Last week, I attended Evanta’s CIO Executive Summit in New York, where I spent time with CIOs from some of the largest enterprises in business.
This is an exciting time to be a CIO, and a risky one, too, because I’d say about a third of the customers I talk to have decided their current IT team is not the team that is going to lead their IT transformation in the coming years. To get around that, these firms are building new teams to address business disruption and opportunity head on.
Yesterday’s CIO agenda was about building applications for a client/server model. Almost every new application is being written for mobile devices, smart phones and tablets. Just think of someone filing a property insurance claim, submitting video and images captured by their mobile device. Every single mobile user is generating a thousand times more data than before. And a mobile application can have a thousand times more users than a client/server era application. That means a million times more data than before, and all that data needs a new type of infrastructure to run upon.
In the new paradigm upon us, do you have a strategy to enable your apps for mobile devices? Within EMC’s IT, we’re building a mobile environment that is safe and secure and more available to more of our employee base, especially our road warriors in the field. We’re even looking at ways to reduce travel expenses related to internal meetings, freeing up resources that we can invest in a more mobile-enabled workforce.
Do you have the software development skills for agile application development and rapid deployment? Many enterprises gave up those talents for leaner organisations years ago and have lost that core DNA. But some, especially in financial services, kept those skills in-house for customised work. That extra cost used to be seen as a liability, but now bespoke applications are coming back into favour. Pivotal Labs has attracted the ninjas of agile app development who are helping organisations relearn those lost skills.
Yesterday’s CIO agenda was about building data warehouses that feel static and limited today. Leading edge enterprises are now building data lakes, which can pool a lot more information about the business, in various data formats, that can be analysed in real time, usually based on Hadoop or HDFS. Data lakes yield better predictive insights than the review looking perspective of a data warehouse. At EMC, we’re using our own big data tools to analyse failure rates in real time, to predict and address potential problems before they occur. Predictive analytics is one area of IT today that really interests a CIO’s ultimate boss, the CEO.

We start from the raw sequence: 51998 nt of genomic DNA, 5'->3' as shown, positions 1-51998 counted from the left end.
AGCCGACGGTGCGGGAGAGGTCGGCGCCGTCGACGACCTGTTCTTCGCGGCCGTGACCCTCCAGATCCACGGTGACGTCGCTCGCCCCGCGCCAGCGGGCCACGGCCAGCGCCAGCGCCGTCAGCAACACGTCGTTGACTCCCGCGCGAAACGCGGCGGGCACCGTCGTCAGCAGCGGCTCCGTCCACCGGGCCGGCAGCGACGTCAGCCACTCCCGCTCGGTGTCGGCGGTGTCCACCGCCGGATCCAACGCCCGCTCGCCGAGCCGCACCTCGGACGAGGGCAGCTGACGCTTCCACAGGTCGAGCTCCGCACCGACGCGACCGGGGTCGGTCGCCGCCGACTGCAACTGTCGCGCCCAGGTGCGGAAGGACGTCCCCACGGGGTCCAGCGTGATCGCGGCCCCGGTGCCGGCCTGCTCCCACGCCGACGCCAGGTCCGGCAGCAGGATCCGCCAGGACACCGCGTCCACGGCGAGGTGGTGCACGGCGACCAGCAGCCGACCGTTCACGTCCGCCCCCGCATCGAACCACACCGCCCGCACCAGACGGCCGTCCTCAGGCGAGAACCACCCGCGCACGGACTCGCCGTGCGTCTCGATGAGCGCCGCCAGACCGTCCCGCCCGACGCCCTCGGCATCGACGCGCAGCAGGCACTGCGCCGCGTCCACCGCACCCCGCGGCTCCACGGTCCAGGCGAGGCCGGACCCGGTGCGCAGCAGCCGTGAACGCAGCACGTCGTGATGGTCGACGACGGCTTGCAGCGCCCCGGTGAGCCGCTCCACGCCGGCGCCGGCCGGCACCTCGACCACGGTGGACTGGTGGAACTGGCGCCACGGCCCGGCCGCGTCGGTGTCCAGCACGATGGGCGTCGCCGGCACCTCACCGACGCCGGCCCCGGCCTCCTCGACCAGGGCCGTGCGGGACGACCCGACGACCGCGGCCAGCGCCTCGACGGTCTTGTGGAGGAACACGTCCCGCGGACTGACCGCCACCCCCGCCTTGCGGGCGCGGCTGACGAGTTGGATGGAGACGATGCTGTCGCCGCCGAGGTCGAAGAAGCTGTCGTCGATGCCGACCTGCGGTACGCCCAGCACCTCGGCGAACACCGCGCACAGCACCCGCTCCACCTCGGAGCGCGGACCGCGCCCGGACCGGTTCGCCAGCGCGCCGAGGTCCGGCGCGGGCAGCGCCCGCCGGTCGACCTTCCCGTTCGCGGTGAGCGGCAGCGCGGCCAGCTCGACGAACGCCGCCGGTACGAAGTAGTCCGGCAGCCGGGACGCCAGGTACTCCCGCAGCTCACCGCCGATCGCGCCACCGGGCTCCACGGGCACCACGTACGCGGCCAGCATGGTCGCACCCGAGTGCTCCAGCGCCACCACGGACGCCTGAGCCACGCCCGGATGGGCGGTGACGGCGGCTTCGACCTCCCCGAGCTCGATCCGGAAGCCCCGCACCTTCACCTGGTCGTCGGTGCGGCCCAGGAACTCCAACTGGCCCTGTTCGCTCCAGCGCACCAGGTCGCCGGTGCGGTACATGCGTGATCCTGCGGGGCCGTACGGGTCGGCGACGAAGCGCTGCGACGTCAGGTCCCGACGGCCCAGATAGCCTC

Most enterprises still need to run client/server platform applications, but in a way that enables consumption-based ITaaS in the cloud/mobile world. The term “Cloud” can mean all sorts of things to all sorts of people, so planning for cloud-enabled IT raises fundamental questions to answer: Which of these applications will live in your data centre’s private cloud? Which ones will live in a public cloud, off-premise? Building a hybrid cloud at enterprise scale is an IT organisation’s next ERP project. But few organisations can afford to wait two years for implementation. That’s why we just introduced our Enterprise Hybrid Cloud solution that can help customers get their hybrid cloud up and running in 28 days or less.
Finally, yesterday’s approach to IT security was all about perimeter defence, putting heavy locks on doors to keep the bad guys out. In a cloud/mobile world, the perimeter is more porous, so the bad guys are sneaking in undetected… but less so under the radar of forward-looking CIOs and CISOs who are deploying advanced security techniques: security analytics that monitor network traffic for anomalies in the flow of information, enabling an enterprise to catch bad actors in the act.
For CIOs who lead large organisations and must manage the expectations of a business and its executive team, the change management challenge may be the greatest challenge of them all. There is no question that today’s IT platform is changing dramatically. The question for CIOs is, are you?
About the author
David I. Goulden is Chief Executive Officer of EMC Information Infrastructure, the largest business in the EMC federation - which also includes VMware and Pivotal - with revenues of $23.2 billion in 2013 and more than 62,000 employees worldwide. He has worked for EMC for the last 12 years and has an IT career of more than 30 years including major roles in Getronics, Wang, and Unisys.